Next of Kin
The small museum park provides a gently curving path. Rose bushes grow behind a fence that protects them from tourists and baby strollers. They would like it here—my grandmother, mother, and great-aunt. So I gather them on a bench, put my grocery bag to one side, and we sit for a while without speaking. Getting dark early, summer's ending, my mother observes. A breeze finds us, licks the sweat from my forehead along with the wear of memories, flickers through the grey stick-like strands that are all that remain of my hair and absorbing the blessing of a warm breeze, the four of us watch the roses waver. They send out no perfume, but so many things are missing now that we don't comment, and the unscented dusk settles over our laps, around our knees and shoulders. Darkness seems to pause when for some reason I tell them that a woman drowned her two children yesterday, and in the ensuing silence I study my toes and wonder at the mystery of mothers and flowers and summer evenings that seem to move so slowly yet go by like lightning flashes. Oh my oh my, my great-aunt says. Well they're gone now—out of pain--, and the mother here? she asks. Yes, I say. Alive. In prison. Well, not so alive, my grandmother points out in her practical voice; we all know that kids can drive you crazy. Oh no no, my mother says. You are the light of my life. She turns to me for no good reason. What light can I be, I wonder, this soot-worn lamp of me? What light? Yet I allow her thought to pass through me with the evening breeze as from an empty bench I watch the roses wave.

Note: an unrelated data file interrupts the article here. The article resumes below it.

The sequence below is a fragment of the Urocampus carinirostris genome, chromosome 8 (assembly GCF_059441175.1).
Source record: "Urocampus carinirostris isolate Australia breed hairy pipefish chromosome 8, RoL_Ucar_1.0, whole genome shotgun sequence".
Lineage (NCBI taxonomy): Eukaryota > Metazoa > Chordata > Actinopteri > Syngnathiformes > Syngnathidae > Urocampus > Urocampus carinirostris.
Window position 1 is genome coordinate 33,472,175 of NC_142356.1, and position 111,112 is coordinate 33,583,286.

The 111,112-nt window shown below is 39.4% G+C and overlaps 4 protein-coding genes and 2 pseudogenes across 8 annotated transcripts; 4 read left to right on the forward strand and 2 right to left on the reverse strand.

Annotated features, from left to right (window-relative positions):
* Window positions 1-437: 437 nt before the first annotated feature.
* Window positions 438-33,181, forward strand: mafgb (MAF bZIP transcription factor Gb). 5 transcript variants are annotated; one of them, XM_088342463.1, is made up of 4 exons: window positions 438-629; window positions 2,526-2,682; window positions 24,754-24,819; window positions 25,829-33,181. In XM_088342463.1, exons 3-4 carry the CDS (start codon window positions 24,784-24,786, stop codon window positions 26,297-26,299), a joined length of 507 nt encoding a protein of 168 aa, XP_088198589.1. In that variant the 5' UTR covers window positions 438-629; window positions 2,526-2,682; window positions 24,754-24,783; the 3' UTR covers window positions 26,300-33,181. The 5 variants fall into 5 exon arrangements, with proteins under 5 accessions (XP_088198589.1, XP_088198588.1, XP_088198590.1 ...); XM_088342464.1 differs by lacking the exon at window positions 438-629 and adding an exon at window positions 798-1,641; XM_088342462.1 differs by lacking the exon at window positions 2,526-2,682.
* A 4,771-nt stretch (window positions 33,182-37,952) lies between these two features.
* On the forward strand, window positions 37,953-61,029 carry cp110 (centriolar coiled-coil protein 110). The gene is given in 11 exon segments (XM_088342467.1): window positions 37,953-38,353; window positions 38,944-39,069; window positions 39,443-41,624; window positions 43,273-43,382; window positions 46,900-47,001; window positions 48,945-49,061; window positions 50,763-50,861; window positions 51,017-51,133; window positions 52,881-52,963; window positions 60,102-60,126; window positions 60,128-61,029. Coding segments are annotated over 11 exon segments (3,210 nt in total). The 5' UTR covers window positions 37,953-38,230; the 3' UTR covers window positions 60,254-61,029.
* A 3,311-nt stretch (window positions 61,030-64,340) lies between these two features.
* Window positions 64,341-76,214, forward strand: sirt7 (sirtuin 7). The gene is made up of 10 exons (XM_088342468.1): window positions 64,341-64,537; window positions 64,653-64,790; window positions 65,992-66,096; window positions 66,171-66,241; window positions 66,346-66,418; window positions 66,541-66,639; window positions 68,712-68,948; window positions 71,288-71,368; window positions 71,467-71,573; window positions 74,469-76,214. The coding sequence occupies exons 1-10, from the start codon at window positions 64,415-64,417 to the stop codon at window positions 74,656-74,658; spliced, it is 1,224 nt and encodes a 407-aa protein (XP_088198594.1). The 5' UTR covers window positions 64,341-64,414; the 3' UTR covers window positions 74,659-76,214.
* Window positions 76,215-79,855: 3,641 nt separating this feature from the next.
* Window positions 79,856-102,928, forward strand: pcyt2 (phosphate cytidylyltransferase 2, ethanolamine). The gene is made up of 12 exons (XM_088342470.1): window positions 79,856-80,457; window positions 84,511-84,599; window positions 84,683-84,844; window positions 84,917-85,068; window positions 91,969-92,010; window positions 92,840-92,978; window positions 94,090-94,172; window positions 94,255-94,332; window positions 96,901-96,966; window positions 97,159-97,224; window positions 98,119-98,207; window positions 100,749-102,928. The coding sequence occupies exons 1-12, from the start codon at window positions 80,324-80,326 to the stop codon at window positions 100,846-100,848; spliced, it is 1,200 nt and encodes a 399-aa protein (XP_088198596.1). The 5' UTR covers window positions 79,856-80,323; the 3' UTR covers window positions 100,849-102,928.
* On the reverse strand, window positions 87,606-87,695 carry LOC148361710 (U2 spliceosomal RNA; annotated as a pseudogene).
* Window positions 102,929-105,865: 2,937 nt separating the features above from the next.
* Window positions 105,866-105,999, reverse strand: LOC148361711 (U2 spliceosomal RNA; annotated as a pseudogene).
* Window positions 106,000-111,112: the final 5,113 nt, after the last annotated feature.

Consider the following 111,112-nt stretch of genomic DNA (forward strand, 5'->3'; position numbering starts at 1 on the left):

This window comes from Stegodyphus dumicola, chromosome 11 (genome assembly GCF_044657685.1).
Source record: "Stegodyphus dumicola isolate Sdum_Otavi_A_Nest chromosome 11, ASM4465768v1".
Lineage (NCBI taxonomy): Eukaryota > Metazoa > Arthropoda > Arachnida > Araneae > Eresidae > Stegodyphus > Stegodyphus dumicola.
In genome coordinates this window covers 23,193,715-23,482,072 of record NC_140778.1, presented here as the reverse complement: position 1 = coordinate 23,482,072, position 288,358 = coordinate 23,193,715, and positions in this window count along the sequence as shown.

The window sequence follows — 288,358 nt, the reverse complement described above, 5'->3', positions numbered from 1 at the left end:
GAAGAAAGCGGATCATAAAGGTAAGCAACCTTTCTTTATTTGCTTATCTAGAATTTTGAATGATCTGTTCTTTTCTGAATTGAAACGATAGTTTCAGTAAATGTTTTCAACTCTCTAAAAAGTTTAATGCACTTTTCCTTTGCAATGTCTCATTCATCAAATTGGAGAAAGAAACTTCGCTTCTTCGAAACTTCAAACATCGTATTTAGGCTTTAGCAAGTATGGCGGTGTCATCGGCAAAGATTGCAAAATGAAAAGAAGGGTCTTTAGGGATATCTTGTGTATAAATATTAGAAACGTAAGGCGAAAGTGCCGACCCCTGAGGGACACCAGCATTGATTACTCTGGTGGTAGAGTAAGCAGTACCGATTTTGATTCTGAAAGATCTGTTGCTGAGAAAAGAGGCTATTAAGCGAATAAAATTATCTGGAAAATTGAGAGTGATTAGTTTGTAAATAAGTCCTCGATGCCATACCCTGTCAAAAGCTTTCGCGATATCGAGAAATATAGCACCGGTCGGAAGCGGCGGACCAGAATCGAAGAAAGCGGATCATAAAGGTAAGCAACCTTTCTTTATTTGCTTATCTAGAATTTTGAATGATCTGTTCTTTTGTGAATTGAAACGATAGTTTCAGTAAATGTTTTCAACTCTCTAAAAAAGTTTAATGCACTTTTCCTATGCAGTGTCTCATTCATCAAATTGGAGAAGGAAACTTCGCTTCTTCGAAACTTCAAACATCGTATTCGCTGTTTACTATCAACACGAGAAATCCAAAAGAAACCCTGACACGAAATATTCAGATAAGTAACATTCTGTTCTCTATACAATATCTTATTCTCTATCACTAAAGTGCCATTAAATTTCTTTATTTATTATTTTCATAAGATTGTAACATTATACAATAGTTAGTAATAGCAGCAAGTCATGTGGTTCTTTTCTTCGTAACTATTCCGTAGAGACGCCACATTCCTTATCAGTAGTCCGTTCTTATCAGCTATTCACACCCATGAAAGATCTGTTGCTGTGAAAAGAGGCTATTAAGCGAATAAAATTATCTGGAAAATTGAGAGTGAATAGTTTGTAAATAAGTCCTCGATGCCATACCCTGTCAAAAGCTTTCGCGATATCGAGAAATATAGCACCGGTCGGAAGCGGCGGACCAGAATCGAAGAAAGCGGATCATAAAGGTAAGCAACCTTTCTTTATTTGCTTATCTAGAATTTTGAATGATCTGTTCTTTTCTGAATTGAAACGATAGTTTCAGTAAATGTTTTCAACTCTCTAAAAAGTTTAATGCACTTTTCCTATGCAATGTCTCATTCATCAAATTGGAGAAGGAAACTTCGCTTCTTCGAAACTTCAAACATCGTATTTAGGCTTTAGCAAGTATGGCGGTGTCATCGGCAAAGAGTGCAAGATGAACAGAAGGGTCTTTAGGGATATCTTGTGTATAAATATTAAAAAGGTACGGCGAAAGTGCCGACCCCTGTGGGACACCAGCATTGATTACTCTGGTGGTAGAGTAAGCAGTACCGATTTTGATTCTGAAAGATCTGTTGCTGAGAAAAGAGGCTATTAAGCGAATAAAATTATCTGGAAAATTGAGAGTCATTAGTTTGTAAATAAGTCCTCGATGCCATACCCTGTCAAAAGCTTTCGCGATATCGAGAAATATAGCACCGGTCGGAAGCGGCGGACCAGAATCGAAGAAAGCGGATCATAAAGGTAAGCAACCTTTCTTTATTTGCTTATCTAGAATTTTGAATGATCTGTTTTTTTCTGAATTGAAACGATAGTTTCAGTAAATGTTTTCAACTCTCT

on how to grow